Nonmalignant disorders of lymphocytes

Clin Lab Sci. Nov-Dec 1997;10(6):329-35.

Abstract

Objective: To review the etiology, pathophysiology, clinical features, and laboratory findings in nonmalignant disorders of lymphocytes.

Data sources: Current literature.

Study selection: Determined by author.

Data extraction: Determined by author.

Data synthesis: Assessing qualitative and quantitative changes in lymphocytes provides important information regarding immune reactions, disease conditions, and responses to therapy. Quantitative nonmalignant disorders encompass those conditions in which the total number of lymphocytes may be either increased (lymphocytosis) or decreased (lymphocytopenia). Frequently encountered disorders with a lymphocytosis include infectious mononucleosis and cytomegalovirus infection. Lymphocytopenia is not detected as often or as easily in the clinical laboratory, but may be induced by several causes such as stress, certain types of therapy, nutrient deficiencies, or premature destruction of lymphocytes as occurs in acquired immunodeficiency syndrome. Clinical and laboratory findings provide significant clues in defining the etiology of a nonmalignant disorder of lymphocytes.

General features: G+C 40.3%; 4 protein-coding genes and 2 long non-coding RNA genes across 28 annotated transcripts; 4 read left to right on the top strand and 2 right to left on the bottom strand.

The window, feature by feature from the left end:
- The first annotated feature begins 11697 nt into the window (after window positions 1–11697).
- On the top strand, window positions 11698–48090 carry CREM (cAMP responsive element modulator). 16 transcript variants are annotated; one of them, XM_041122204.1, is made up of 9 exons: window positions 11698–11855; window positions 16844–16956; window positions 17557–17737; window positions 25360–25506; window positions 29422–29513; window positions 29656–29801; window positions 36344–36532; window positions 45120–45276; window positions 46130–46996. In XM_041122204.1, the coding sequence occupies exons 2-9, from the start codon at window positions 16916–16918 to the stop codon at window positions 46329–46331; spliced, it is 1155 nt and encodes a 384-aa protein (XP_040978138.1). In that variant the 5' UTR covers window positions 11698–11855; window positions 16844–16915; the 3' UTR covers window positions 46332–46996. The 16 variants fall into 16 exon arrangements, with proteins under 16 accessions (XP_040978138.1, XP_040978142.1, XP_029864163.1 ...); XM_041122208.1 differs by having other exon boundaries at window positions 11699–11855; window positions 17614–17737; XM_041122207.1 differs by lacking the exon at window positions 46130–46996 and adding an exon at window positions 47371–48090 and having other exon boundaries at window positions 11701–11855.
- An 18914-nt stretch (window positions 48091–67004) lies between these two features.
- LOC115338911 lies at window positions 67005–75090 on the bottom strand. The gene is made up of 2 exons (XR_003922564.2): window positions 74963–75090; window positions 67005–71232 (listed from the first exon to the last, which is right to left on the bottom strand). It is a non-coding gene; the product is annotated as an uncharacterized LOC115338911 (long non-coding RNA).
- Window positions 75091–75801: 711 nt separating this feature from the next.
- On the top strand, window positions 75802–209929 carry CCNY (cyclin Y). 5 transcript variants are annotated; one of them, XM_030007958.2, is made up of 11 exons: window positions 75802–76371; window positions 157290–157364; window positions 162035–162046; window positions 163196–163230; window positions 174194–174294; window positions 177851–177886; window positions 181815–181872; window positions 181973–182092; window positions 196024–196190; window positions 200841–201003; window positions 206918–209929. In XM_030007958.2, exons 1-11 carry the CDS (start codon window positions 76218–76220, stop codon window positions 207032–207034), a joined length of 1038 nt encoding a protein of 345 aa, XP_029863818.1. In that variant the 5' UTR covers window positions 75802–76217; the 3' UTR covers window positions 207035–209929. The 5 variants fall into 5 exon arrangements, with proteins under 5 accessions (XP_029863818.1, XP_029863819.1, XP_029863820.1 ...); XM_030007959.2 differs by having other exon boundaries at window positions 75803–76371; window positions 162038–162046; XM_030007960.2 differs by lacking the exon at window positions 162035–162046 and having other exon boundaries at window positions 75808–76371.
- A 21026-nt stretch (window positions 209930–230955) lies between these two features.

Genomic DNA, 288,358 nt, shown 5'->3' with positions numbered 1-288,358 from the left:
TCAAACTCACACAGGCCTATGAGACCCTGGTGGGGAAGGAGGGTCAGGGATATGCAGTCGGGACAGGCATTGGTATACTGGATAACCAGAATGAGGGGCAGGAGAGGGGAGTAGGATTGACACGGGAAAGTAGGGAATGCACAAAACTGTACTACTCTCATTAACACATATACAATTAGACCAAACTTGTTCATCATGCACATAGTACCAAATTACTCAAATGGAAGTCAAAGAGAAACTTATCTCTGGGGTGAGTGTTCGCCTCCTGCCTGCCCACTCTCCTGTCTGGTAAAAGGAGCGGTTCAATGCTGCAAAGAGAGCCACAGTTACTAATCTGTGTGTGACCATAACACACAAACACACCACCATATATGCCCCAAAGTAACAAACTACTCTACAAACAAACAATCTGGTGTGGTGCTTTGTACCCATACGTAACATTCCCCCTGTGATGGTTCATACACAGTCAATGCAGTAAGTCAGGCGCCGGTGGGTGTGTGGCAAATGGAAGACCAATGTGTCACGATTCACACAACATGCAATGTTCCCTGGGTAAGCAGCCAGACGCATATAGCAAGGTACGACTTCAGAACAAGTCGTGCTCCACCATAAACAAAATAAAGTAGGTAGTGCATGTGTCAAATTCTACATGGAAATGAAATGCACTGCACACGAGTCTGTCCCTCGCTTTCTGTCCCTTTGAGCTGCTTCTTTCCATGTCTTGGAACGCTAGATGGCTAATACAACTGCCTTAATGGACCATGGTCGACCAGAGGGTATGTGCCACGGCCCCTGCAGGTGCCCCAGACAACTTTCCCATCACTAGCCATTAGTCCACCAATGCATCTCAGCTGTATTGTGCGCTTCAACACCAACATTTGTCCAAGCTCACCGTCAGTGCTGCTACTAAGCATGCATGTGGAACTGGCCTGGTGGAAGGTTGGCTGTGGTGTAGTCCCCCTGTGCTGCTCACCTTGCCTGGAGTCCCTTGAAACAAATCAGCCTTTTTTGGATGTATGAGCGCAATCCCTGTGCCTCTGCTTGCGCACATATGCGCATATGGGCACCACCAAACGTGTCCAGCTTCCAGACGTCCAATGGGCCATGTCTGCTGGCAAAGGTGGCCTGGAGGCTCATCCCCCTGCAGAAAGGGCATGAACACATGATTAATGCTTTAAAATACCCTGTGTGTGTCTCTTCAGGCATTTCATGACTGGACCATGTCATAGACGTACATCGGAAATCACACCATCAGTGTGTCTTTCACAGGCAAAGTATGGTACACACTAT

Conclusion: Disorders of lymphocytes include both benign and malignant quantitative and qualitative variations. A reactive lymphocytosis is commonly associated with many viral and certain bacterial infections. The clinical laboratory plays an important role in differentiating reactive and malignant lymphoproliferative processes. Benign lymphocytopenia, although not a frequent finding, must also be characterized by the laboratory.

Publication types

  • Review

MeSH terms

  • Clinical Laboratory Techniques
  • Cytomegalovirus Infections / complications
  • Humans
  • Infectious Mononucleosis / complications
  • Lymphocytosis* / diagnosis
  • Lymphocytosis* / etiology
  • Lymphocytosis* / physiopathology
  • Lymphopenia / diagnosis
  • Lymphopenia / etiology
  • Lymphopenia / physiopathology
  • Toxoplasmosis / complications
  • Whooping Cough / complications